During those years, there was no “catholic” church or protestant denomination. There were no “approved” list of doctrines. What defined a Christian? Simply one who believed what Jesus said and did. They were still nothing more than disciples, learning from the teaching of the Master.

But the Master had ascended into heaven. So how could they follow Him? By following what those who had been with Him said and wrote. By believing the testimony of the Holy Spirit within their hearts.

The problem was, almost at once people who claimed to be followers of Jesus started teaching things that Jesus had never said, things like, you have to be circumcised, and things like, since we have grace, we can commit whatever sin we want and it is forgiven.

To correct those errors, leaders like James and Peter and John and Paul wrote letters to individuals or churches to change their thinking and teach them what Jesus actually said and what He actually meant.

Some of these letters were at once recognized as God-breathed and were considered to be of equal value with the law of Moses, the psalms and proverbs, the prophetic writings, Eventually a Council of believers was held and Church leaders determined the canon or list of works that would be considered Scripture.

For about 250 years Christians endured persecution in the Roman Empire, sometimes severely so. In 64 the Emperor Nero scapedgoated Christians for the fire in Rome. The Emperor Domitian outlawed Christianity, making it a capital offense. In 303 the co-emperors Diocletian and Galerius instigated what came to be known as the Great Persecution.

Finally, in 313 Emperor Constantine lifted the ban on Christianity.

Nearly 70 years later Emperor Theodosius I declared Catholicism the state religion of the Roman Empire, and thus began the Roman Catholic Church, which soon spread and dominated Europe, most often by force. Were those converts actually Christians? Some undoubtedly were, but some were not, as literature shows.

The Catholic Church itself became entwined in politics and the economics of the day. The priests could be Godly spiritual counselors but they could just as easily be selfish and corrupt. In other words, they were just like every other person—some believing in God and some living for self.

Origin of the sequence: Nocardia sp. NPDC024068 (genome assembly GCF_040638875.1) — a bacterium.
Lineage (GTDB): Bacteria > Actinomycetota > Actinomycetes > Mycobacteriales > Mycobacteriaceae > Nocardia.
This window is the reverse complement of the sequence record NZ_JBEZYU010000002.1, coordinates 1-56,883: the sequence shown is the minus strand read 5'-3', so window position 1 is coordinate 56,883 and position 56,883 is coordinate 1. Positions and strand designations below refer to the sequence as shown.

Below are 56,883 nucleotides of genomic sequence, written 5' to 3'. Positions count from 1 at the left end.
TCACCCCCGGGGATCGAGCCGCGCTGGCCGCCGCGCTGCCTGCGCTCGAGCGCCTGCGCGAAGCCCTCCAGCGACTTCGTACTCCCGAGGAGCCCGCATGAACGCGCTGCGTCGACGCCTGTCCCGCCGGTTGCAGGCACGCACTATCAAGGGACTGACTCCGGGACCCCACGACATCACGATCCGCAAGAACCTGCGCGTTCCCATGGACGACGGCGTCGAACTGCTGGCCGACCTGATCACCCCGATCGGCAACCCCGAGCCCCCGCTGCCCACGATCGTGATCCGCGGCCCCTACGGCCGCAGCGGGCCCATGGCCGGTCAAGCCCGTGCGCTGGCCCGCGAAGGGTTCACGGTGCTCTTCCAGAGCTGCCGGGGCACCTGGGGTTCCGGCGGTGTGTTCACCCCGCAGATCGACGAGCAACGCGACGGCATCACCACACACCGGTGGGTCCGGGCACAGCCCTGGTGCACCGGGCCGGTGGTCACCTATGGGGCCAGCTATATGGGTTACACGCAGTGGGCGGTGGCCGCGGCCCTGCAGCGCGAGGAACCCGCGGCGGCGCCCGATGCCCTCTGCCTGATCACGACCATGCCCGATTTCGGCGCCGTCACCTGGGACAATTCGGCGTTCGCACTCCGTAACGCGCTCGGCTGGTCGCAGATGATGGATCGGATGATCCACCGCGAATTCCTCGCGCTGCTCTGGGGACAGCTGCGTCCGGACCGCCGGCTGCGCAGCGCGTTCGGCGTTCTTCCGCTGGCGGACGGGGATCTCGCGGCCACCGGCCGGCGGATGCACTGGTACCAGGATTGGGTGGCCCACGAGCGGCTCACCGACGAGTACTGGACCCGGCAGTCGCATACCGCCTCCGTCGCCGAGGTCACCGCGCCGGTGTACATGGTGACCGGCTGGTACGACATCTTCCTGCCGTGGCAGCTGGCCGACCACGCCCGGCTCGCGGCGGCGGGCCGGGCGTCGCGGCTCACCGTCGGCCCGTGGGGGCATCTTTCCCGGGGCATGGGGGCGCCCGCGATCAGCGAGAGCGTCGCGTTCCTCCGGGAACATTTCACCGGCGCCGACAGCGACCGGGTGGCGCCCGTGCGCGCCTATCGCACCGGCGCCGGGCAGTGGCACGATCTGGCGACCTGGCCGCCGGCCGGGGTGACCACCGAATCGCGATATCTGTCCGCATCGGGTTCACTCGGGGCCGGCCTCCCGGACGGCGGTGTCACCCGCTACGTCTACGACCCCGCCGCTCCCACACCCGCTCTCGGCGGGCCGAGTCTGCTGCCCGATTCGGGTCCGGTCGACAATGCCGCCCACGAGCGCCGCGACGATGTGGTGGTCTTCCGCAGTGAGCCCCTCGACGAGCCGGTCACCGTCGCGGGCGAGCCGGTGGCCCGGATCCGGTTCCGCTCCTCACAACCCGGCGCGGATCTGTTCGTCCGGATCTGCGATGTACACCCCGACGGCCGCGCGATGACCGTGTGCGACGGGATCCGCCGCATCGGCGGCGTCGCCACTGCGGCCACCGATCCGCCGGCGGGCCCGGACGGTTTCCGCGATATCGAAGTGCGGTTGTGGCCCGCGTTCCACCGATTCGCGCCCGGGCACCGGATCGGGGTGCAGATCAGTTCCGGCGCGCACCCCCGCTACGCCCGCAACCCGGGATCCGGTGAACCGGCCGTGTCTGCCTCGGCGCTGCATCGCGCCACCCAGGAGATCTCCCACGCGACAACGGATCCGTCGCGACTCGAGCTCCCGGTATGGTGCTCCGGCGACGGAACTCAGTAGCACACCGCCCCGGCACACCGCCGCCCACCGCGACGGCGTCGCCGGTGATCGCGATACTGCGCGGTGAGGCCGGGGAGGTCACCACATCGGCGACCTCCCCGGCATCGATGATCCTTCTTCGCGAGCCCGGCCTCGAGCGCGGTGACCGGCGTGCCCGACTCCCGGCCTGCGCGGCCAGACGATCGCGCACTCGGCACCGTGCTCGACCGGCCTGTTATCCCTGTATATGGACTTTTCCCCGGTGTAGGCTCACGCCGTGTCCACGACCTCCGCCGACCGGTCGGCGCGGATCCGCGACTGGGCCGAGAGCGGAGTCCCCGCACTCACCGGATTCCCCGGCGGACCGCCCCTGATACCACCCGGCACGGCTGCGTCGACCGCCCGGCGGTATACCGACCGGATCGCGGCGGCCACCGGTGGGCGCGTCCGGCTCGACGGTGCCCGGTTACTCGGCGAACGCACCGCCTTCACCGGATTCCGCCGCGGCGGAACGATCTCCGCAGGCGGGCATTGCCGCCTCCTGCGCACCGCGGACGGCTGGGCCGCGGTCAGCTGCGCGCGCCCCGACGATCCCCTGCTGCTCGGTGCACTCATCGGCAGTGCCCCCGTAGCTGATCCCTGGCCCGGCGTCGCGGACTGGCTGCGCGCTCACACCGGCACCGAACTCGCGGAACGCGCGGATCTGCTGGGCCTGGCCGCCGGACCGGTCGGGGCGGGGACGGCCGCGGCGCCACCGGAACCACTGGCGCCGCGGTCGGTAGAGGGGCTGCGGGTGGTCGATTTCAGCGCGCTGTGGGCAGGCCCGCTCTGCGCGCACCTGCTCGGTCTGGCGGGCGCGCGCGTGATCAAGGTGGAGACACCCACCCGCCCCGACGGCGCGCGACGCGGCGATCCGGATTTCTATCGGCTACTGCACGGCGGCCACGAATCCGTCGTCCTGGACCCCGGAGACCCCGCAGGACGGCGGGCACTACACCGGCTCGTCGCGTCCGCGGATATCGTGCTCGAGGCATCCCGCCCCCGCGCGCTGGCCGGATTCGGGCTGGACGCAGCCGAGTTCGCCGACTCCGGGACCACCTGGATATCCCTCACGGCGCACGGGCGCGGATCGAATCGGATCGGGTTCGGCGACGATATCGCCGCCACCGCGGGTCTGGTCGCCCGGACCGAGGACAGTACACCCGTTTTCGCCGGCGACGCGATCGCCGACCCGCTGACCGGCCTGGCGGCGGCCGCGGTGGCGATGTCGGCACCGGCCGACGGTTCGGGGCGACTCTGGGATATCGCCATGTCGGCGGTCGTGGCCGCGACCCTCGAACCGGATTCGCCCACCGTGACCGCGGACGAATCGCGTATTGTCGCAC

In 1517 the first of the reformers started a movement to bring the Roman Catholic Church back into line with what the Bible taught, and the Protestant Reformation was born.

Not much has changed over these five hundred years. People still either believe God or they live for themselves. That includes Protestants and Catholics.

So the short answer: Are Catholics Christians? Some are, some are not.

Of course there are groups of Christians who point at Catholics and decry them as heretics. But I personally know Catholics who believe that Jesus Christ died for their sins. Their faith is in His shed blood.

But they worship Mary, some say, and the saints. They deify the Pope and believe they have certain things they must do in order to be saved.

Maybe.

Some do not “worship” Mary or the saints but they revere them. Some see the things they do as evidence of faith, not acts to earn salvation.

The actual doctrine of the Catholic Church contains things I don’t believe and I don’t think the Bible teaches, but not everyone who says they’re a Catholic even knows what their own doctrine is. Some believe what they themselves read in the Bible and some believe what they want to believe. So who among the Catholics is a Christian?

Well, the answer is the same as to the question, Who among the Lutherans is a Christian? Or, Who among the Presbyterians is a Christian? Or, Who among the Baptists is a Christian?

Only the person who puts his faith, hope, trust, belief in the death and resurrection of Jesus Christ as a means of salvation that brings him into the family of God.

Yes, family. We are one family, some worshiping with Catholics, some with Lutherans, some with Methodists, some with Evangelical Free. Some worshiping in Brazil, some in South Africa, some in Korea, some in France, some in Mexico, some in Nigeria.

Are Catholics Christians? Maybe. They can be Christians if they respond to the good news that Christ died for their sins, that He rose the third day, that He is now seated on high working as their Advocate with the Father.

It really is not a yes or no question because some self-identify as Christian when they aren’t. They want the approval of their community, perhaps, or of their family. They, in fact, don’t know enough about Christianity to say they don’t believe it, so they go along with everyone else they know.

Nowhere is “Christian” the default position. A person doesn’t get born a Christian. It’s actually an informed, thought-out, consciously chosen position. And it’s a life-changing decision because it marks the beginning of a life of discipleship, of following Jesus by paying attention to what He taught and what He explained to the very first disciples.

I guess the real question is not, are Catholics Christians, but am I a Christian.

God Loves Us Because We’re Special?


George Herbert

George Herbert